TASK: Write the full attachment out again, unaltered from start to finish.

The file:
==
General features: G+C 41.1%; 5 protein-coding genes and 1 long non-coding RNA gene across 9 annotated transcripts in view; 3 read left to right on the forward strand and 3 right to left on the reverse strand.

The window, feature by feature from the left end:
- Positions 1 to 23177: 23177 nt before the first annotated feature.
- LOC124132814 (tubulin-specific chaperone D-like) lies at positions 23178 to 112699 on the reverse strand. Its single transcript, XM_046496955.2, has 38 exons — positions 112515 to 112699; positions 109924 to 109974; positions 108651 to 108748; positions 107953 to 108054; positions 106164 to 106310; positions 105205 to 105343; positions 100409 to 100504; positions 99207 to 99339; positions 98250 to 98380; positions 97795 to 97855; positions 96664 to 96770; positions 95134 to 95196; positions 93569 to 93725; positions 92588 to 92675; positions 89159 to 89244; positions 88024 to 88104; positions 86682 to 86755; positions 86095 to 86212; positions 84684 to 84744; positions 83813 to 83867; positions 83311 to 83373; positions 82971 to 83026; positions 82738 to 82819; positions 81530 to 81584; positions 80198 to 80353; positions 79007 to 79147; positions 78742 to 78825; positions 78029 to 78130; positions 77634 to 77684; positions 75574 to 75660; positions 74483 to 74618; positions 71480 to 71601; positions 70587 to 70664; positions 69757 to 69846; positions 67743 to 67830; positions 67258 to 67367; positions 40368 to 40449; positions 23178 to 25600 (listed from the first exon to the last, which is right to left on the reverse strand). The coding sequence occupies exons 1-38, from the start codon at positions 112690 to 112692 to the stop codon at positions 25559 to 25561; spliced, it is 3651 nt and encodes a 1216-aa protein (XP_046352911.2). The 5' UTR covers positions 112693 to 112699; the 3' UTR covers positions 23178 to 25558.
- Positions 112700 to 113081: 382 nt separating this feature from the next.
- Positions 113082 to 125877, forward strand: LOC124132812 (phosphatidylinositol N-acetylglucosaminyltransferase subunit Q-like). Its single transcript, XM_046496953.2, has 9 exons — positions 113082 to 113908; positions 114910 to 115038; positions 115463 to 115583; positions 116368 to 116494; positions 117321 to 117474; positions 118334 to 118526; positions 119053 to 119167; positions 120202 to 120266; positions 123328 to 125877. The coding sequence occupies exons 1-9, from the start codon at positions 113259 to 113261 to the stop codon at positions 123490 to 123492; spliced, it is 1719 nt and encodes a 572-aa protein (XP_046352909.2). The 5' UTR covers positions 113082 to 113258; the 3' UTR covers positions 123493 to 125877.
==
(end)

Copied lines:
General features: G+C 41.1%; 5 protein-coding genes and 1 long non-coding RNA gene across 9 annotated transcripts in view; 3 read left to right on the forward strand and 3 right to left on the reverse strand.

The window, feature by feature from the left end:
- Positions 1 to 23177: 23177 nt before the first annotated feature.
- LOC124132814 (tubulin-specific chaperone D-like) lies at positions 23178 to 112699 on the reverse strand. Its single transcript, XM_046496955.2, has 38 exons — positions 112515 to 112699; positions 109924 to 109974; positions 108651 to 108748; positions 107953 to 108054; positions 106164 to 106310; positions 105205 to 105343; positions 100409 to 100504; positions 99207 to 99339; positions 98250 to 98380; positions 97795 to 97855; positions 96664 to 96770; positions 95134 to 95196; positions 93569 to 93725; positions 92588 to 92675; positions 89159 to 89244; positions 88024 to 88104; positions 86682 to 86755; positions 86095 to 86212; positions 84684 to 84744; positions 83813 to 83867; positions 83311 to 83373; positions 82971 to 83026; positions 82738 to 82819; positions 81530 to 81584; positions 80198 to 80353; positions 79007 to 79147; positions 78742 to 78825; positions 78029 to 78130; positions 77634 to 77684; positions 75574 to 75660; positions 74483 to 74618; positions 71480 to 71601; positions 70587 to 70664; positions 69757 to 69846; positions 67743 to 67830; positions 67258 to 67367; positions 40368 to 40449; positions 23178 to 25600 (listed from the first exon to the last, which is right to left on the reverse strand). The coding sequence occupies exons 1-38, from the start codon at positions 112690 to 112692 to the stop codon at positions 25559 to 25561; spliced, it is 3651 nt and encodes a 1216-aa protein (XP_046352911.2). The 5' UTR covers positions 112693 to 112699; the 3' UTR covers positions 23178 to 25558.
- Positions 112700 to 113081: 382 nt separating this feature from the next.
- Positions 113082 to 125877, forward strand: LOC124132812 (phosphatidylinositol N-acetylglucosaminyltransferase subunit Q-like). Its single transcript, XM_046496953.2, has 9 exons — positions 113082 to 113908; positions 114910 to 115038; positions 115463 to 115583; positions 116368 to 116494; positions 117321 to 117474; positions 118334 to 118526; positions 119053 to 119167; positions 120202 to 120266; positions 123328 to 125877. The coding sequence occupies exons 1-9, from the start codon at positions 113259 to 113261 to the stop codon at positions 123490 to 123492; spliced, it is 1719 nt and encodes a 572-aa protein (XP_046352909.2). The 5' UTR covers positions 113082 to 113258; the 3' UTR covers positions 123493 to 125877.